The Koala at the University of California-San Diego is likely the most offensive student publication in higher education, and a years-long thorn in the side of student leaders who have sought a constitutional way to yank its funding.
But when the student government cut all student publication funding in order to kill The Koala a year ago (the move backfired), the publication and its lawyers at the ACLU still thought it had a slam-dunk First Amendment case.
Not so, according to an early ruling by a federal judge in San Diego that denies The Koala its request for injunctive relief – meaning student-fee money to continue printing while the suit continues.
The judge also swats down the publication’s reliance on a recent ruling by the controlling U.S. appeals court, the 9th Circuit, that said an organization of Arizona public university students could sue state officials for First Amendment retaliation (defunding their organization).
The Guardian, an independently funded UCSD student publication, reports that Judge Jeffrey Miller said injunctive relief would violate another part of the U.S. Constitution:
Reviewing the merits of the Koala’s argument, Miller cited the Eleventh Amendment, which guarantees that states cannot be sued by private individuals in federal court, as reason for denying their request to continue receiving funding while the lawsuit is pending.
Although the defendants in the lawsuit are named individuals — Chancellor Pradeep Khosla, A.S. President Daniel Juarez and A.S. Financial Controller Justin Pennish — the order states that, since “[The Koala] and other Recognized Student Organizations who had their funding eliminated when the Associated Students determined to no longer fund any print media request,” to resume funding the Koala would require “direct payments by the state from its treasury,” thus violating the Eleventh Amendment.
— Student Press Law (@SPLC) November 8, 2016
Regarding the 9th Circuit ruling, Miller said:
The Ninth Circuit affirmed the dismissal of [the Arizona Board of Regents under the Eleventh Amendment] but held that the district court erred by not granting plaintiff leave to amend to name appropriate state officials and to assert claims for prospective relief to conform to the Ex parte Young doctrine [an Eleventh Amendment workaround].The district court also erred in determining that the plaintiff failed to state a claim for First Amendment retaliation – a claim not asserted by The Koala. …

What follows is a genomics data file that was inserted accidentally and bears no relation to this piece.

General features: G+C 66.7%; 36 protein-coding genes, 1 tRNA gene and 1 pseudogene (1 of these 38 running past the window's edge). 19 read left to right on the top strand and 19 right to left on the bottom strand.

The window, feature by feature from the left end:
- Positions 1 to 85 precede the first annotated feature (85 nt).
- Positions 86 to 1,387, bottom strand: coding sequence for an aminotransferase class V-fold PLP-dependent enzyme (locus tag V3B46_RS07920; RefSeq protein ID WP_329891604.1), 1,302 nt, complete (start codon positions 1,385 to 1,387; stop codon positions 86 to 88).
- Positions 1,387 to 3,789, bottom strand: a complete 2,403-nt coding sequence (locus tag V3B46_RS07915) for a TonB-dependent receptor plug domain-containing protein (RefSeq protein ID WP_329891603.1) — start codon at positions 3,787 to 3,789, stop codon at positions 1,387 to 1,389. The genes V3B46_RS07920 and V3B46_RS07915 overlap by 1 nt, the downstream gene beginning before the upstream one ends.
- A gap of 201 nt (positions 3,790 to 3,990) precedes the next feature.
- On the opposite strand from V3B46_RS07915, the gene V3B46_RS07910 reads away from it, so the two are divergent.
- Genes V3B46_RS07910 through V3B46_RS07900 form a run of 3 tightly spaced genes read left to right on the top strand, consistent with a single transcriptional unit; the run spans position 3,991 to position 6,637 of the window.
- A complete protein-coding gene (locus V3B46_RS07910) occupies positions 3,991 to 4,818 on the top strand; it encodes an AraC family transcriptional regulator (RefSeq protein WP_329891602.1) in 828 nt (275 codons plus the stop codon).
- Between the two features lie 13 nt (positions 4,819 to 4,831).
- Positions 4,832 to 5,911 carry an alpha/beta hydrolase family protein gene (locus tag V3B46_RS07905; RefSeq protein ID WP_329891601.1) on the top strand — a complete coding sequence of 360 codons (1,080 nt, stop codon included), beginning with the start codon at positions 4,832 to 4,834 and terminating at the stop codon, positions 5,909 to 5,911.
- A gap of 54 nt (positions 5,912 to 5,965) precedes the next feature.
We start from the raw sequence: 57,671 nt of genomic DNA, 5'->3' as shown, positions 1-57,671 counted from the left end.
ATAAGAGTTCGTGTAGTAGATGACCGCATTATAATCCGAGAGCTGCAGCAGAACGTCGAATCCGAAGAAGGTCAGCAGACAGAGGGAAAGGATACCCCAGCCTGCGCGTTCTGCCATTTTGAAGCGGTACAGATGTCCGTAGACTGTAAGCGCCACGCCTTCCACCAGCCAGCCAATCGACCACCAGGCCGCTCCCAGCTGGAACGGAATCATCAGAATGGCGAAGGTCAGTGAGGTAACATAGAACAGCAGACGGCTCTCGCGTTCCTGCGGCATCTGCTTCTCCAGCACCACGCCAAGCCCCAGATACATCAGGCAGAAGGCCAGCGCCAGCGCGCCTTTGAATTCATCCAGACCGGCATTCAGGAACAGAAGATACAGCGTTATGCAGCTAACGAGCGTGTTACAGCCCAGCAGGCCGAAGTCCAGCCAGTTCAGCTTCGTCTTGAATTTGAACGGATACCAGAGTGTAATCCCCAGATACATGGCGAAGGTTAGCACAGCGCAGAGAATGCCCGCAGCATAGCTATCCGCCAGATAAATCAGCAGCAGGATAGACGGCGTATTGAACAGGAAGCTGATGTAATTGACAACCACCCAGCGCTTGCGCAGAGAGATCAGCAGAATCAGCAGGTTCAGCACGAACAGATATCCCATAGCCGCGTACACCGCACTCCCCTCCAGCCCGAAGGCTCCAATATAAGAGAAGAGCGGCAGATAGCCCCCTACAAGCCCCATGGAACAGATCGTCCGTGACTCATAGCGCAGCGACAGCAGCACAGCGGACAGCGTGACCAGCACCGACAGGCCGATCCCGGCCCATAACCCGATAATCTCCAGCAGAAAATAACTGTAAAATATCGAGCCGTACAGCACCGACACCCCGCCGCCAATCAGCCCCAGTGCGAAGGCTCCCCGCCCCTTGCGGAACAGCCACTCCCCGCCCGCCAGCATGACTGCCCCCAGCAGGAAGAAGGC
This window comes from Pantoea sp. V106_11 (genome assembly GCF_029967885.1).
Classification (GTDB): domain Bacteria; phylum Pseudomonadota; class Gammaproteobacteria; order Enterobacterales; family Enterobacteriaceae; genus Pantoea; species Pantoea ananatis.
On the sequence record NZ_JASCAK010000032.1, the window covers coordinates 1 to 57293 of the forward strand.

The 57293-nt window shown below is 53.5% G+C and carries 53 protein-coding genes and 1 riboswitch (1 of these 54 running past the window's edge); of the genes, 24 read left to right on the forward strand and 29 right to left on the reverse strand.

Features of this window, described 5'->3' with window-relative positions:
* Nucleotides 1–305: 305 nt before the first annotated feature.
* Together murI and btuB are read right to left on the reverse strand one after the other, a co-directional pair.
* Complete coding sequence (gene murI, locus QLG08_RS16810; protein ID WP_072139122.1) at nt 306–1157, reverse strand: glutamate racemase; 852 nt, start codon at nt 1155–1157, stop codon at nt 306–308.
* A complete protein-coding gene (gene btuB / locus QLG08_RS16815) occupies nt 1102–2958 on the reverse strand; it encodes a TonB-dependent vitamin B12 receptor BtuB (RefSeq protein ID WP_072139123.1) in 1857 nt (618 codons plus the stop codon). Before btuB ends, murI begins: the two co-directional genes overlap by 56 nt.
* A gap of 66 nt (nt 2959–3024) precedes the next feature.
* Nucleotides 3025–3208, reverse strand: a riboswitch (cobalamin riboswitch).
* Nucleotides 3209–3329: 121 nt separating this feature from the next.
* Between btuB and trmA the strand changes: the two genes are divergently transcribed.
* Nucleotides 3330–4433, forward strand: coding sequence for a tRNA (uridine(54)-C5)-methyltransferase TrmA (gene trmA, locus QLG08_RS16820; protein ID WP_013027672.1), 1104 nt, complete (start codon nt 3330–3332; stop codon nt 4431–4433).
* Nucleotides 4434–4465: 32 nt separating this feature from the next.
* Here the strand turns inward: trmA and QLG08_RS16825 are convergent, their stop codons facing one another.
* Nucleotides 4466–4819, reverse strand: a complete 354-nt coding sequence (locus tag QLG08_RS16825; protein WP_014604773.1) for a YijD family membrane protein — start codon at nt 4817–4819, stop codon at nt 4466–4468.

Finally, Plaintiff asserts that it states a claim for retaliation under the First Amendment. The difficulty with this argument is that Plaintiff does not allege a retaliation claim.
It’s not clear what Miller means by this, but it may have to do with his contention that the defunding appeared to be “content and viewpoint neutral”:
While Plaintiff has cited negative complaints and comments made by the public, students, and certain Defendants for the proposition that it was singled out for its satirical expression, Plaintiff fails to cite legal authorities where the motivation, and not the conduct, of some government actors (the Senate of Associated Students) is determinative on First Amendment issues in context of a limited public forum.
The judge is giving The Koala and its lawyers until Nov. 15 to file an amended complaint that might pass muster with him.
Both ACLU and outside lawyers think the judge botched the issue:
“We are disappointed in the court’s ruling, which we believe misunderstood both the nature of the relief we seek and the First Amendment issues at stake,” [David] Loy told the UCSD Guardian. …
“If we prevail, the student government would be required to reinstate the process for the student press to seek campus activity funding on the same basis as other student organizations,” he added.
San Diego attorney and UCSD Guardian alumnus Daniel Watts also voiced his discontent with the court’s decision to dismiss the Koala’s request for injunctive relief.
“The court completely ignores the Koala’s argument that the A.S. Council treated the press differently than other forms of media,” Watts said. “The judge appears to have confused ‘freedom of the press’ with ‘freedom of speech,’ and treated them as one and the same, when they’re actually distinct claims.”
Amusingly, a student quoted by The Guardian says the defunding was completely driven by animus toward The Koala – and that’s a good thing, regardless of any legal issue:
“The fact that A.S. Council does not want to continue funding [The Koala] demonstrates UCSD’s willingness to stop hateful, racist, discriminatory media, at least on campus,” [freshman Valerie Garcia] told the UCSD Guardian. “This past week we had students writing with chalk all over campus their support for a politician who uses hate speech. It is freedom of speech and we must respect it, but having a newspaper that spreads even more racism across campus and demands funds from the university seems unacceptable.”
IMAGE: The Koala screenshot